Out West student blog

Water's End

Greyson posing with his summer project. (photo credit: Greyson Assa)

By Greyson Ayi Francks Assa '21
Hometown: Bunn, North Carolina
Major: Earth Systems
Water Innovation Intern, Washington Water Trust

The time I have spent with my team from the Washington Water Trust (WWT) feels like a lifetime. While spending this summer on a computer screen was a unique experience (though, I will say, much of my free time is usually behind a screen anyways; not too proud of that!), I was able to build relationships with my team that can only be attributed to this circumstance.  Daily 8am meetings: me groggily getting ready, making tea, and walking ten feet from my brother’s futon in San Francisco, which I called home, to my standing desk. Opening Microsoft Teams and saying good morning to Jason and Emily and Nicole. It was this morning routine that made the summer such a remarkable one. Now that has come to an end. But only an end for me.  

Following the close of my internship as a Water Rights intern for WWT (which ended with a farewell song that was embarrassing yet endearing), I received a message from one of my co-workers. She said that she will be using the Water Rights Assessment I had just finished to begin looking at the properties I recommended for acquisition; I was surprised to hear that my work would be put to use so quickly. I worked on a multitude of projects with my team, but I was given the autonomy to spearhead the Bagley Creek Water Rights Assessment. 

This assessment was part of an ongoing project called the Dungeness Water Exchange (DWE). DWE serves to acquire full or partial water rights for the mitigation of water usage in the Dungeness basin in order to support streamflow in the Dungeness River and other streams and tributaries. The selection of Bagley Creek was determined by the difficulty for water to be mitigated in that area. For the final report I submitted, I got to do extensive research on water rights history as well as data analysis on consumptive water use, mitigation, and streamflow benefit. This looked like hours of skimming through ancient (early 1900s!) documents, data analysis and map making with GIS, and using the Washington State Department of Ecology’s databases to locate information. Compiled all together, the data in the report is now being used in the first stages of new potential acquisitions.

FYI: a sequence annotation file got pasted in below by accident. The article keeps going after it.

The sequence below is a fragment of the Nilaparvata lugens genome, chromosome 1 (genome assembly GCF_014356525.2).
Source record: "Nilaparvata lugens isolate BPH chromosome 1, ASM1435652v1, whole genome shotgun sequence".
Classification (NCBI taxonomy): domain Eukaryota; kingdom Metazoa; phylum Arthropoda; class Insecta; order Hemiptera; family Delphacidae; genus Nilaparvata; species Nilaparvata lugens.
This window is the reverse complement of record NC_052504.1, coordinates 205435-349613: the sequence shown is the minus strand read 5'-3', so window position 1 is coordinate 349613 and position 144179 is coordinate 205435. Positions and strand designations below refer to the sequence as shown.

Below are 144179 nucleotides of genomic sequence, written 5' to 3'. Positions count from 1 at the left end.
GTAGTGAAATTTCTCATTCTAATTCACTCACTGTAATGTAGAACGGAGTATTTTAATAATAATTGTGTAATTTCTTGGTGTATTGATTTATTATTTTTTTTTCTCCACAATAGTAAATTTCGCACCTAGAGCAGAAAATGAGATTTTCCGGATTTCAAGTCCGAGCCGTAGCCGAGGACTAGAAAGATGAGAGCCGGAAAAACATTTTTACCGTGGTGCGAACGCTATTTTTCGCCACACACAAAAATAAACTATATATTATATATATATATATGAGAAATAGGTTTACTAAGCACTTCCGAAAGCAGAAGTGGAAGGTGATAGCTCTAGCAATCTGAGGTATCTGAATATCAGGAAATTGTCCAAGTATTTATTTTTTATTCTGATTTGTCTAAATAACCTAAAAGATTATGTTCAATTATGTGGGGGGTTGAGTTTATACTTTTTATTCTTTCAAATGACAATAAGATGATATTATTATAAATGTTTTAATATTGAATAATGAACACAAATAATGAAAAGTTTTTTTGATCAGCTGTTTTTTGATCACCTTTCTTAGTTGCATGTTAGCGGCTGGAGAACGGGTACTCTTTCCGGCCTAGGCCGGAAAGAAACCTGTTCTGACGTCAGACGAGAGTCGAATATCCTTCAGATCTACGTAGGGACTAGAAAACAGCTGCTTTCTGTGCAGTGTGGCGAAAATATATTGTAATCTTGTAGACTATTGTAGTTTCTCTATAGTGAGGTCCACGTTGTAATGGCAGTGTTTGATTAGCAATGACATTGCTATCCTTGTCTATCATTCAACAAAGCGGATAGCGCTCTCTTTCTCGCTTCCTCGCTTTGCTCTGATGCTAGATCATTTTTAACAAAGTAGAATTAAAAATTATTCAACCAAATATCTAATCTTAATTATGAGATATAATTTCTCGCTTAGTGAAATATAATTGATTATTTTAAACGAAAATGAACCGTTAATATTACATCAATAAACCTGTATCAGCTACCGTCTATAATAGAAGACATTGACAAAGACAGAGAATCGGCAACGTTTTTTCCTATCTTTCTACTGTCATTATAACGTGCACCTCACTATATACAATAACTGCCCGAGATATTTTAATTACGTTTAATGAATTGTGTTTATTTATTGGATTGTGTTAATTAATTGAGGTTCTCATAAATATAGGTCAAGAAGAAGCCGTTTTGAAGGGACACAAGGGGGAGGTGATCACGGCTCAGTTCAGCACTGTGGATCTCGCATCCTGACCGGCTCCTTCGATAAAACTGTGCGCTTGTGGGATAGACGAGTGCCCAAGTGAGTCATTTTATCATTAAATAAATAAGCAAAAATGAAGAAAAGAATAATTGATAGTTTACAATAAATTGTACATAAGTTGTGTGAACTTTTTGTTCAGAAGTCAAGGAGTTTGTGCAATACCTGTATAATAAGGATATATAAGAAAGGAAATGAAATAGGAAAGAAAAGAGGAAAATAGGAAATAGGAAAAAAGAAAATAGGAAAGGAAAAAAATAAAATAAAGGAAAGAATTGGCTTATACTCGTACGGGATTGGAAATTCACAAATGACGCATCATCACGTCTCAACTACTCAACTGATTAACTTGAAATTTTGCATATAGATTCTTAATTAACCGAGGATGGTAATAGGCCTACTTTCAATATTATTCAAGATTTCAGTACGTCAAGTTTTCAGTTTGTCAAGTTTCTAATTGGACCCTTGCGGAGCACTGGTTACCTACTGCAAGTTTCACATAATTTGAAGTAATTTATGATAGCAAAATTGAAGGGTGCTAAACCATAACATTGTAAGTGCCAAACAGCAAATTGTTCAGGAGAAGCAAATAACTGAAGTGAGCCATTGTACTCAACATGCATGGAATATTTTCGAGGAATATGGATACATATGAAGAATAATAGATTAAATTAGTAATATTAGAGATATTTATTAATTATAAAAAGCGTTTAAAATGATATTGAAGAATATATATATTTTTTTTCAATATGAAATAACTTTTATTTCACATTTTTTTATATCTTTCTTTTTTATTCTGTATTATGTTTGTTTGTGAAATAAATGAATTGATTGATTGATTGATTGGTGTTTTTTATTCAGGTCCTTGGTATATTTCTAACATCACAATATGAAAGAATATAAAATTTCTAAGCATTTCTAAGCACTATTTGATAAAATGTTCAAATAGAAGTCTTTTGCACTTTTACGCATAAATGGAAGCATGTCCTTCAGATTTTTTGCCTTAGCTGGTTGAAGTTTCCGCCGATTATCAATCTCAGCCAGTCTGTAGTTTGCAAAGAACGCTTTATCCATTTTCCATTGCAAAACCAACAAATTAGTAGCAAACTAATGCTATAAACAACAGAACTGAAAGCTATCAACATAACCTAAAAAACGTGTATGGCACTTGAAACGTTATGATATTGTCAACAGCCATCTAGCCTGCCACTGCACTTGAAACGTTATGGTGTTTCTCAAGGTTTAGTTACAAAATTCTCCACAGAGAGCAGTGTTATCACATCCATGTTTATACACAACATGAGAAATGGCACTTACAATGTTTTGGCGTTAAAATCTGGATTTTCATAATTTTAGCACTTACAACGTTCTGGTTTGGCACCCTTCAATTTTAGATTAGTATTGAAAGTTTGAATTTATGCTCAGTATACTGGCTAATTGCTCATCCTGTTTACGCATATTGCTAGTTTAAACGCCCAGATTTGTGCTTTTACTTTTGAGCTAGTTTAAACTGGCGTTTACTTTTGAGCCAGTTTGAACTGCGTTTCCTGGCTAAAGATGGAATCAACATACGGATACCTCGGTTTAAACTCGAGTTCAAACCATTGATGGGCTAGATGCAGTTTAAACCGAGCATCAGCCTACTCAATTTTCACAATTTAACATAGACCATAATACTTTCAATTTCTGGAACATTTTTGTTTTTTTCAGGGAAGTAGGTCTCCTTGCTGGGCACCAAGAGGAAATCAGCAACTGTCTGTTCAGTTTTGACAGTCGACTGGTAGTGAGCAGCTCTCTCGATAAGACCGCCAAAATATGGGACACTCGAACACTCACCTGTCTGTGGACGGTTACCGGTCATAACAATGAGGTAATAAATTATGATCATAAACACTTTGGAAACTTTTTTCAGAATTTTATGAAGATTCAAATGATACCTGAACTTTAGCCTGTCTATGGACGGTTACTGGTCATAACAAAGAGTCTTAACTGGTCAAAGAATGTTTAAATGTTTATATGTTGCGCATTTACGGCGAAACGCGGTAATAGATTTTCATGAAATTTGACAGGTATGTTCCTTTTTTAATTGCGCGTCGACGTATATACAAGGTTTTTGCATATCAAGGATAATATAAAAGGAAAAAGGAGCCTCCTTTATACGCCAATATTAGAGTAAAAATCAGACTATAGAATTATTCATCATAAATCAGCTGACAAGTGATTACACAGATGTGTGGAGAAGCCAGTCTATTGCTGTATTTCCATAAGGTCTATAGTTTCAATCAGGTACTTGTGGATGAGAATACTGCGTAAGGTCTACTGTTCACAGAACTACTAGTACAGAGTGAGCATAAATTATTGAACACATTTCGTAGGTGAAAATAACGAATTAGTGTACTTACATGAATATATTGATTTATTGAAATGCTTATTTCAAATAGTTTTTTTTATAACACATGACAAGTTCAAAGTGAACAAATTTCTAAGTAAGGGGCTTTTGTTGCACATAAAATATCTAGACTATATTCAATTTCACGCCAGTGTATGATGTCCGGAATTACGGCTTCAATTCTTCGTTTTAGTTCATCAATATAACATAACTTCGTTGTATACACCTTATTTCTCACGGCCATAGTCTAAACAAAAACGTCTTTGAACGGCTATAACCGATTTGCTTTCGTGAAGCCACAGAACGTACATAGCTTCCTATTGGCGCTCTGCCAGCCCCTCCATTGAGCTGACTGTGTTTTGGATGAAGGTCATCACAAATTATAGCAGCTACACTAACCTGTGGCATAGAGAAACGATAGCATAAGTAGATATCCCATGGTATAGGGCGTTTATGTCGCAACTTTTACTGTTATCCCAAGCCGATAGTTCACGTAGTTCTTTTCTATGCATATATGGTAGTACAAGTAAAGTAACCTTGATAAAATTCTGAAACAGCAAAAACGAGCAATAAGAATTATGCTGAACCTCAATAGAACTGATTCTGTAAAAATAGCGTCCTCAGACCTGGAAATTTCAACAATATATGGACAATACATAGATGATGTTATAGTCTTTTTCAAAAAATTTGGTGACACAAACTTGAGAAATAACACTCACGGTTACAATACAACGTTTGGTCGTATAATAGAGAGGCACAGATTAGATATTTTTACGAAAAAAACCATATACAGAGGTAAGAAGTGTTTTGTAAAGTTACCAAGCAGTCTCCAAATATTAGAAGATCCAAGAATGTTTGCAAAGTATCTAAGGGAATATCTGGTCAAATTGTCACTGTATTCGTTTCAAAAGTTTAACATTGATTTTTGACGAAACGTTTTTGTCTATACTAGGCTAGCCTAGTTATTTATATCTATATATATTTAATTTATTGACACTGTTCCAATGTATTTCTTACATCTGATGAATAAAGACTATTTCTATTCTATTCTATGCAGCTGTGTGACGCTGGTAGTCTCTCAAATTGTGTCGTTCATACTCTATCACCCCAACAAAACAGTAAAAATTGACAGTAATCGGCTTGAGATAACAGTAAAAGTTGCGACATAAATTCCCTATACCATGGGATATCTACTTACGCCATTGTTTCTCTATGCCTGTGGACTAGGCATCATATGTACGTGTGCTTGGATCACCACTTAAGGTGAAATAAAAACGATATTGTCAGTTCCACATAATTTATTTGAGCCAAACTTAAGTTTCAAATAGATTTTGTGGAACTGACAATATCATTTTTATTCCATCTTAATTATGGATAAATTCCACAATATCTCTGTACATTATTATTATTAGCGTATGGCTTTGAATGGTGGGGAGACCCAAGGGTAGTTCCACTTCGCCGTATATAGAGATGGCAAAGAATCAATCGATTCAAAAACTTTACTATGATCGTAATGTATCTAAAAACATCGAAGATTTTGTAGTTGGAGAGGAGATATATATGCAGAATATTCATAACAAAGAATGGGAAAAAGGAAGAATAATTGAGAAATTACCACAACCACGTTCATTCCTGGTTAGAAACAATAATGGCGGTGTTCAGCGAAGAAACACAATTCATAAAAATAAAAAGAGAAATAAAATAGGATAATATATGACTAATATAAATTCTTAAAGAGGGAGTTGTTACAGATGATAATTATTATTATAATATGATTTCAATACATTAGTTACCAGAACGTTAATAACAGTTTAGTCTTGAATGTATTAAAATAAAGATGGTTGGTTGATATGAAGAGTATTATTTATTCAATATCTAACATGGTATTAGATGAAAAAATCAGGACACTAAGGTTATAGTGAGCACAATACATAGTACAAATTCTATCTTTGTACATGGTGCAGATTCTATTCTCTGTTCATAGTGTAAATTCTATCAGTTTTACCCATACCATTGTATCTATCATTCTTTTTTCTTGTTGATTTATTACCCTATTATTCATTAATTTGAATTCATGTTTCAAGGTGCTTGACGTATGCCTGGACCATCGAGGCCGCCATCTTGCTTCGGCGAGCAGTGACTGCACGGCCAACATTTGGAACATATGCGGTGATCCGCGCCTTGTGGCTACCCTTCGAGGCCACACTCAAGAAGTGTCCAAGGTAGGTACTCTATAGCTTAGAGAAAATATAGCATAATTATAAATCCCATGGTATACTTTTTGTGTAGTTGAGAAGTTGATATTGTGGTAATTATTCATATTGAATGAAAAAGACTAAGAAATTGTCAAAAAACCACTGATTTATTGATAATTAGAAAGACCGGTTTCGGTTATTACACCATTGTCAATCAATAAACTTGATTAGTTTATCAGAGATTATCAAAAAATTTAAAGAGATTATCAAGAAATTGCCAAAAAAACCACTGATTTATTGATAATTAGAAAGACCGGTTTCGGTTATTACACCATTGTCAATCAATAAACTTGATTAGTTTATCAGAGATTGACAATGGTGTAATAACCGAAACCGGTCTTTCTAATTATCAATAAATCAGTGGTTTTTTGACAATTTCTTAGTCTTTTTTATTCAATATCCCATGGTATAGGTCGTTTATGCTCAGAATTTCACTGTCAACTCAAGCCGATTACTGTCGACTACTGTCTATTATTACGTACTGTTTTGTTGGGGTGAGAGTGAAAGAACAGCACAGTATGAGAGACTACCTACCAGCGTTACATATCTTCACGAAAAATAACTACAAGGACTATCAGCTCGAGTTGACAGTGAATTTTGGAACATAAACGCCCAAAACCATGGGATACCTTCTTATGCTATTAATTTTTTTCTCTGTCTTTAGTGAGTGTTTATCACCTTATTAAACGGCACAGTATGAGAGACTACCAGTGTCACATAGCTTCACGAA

There is so much knowledge I gained about the history of law and politics around water in Washington State. I started at WWT not even knowing that a water right existed, and now I’ve completed a full comprehensive analysis. And though this accomplishment is more than I could’ve imagined in one summer, I am more appreciative of the amazing people I worked with and the relationships I built. 

I leave WWT with a heavy heart, filled with thanks and admiration for the team I was a part of and a mind overflowing with new curiosities about the future of water in our country and the world. 

Read more at the Out West Student Blog »

Recent Center News

Above, Shasta Dam under construction in 1944. The 600 foot tall structure created California’s largest reservoir on the upper Sacramento River. U.S.
Colorado river reservoirs at historic lows; southwestern cities adapt to water shortages; nearly 100% of California’s energy demand supplied by renewable energy for one day; Pacific native representatives call for a UN investigation into Hawaiian oil spill; and other recent environmental reads.
This year's Rural West Conference took place on April 8 and 9 in Pocatello, Idaho, where three engaging panels explored regional issues related to wildfire, the future of ranching, and water.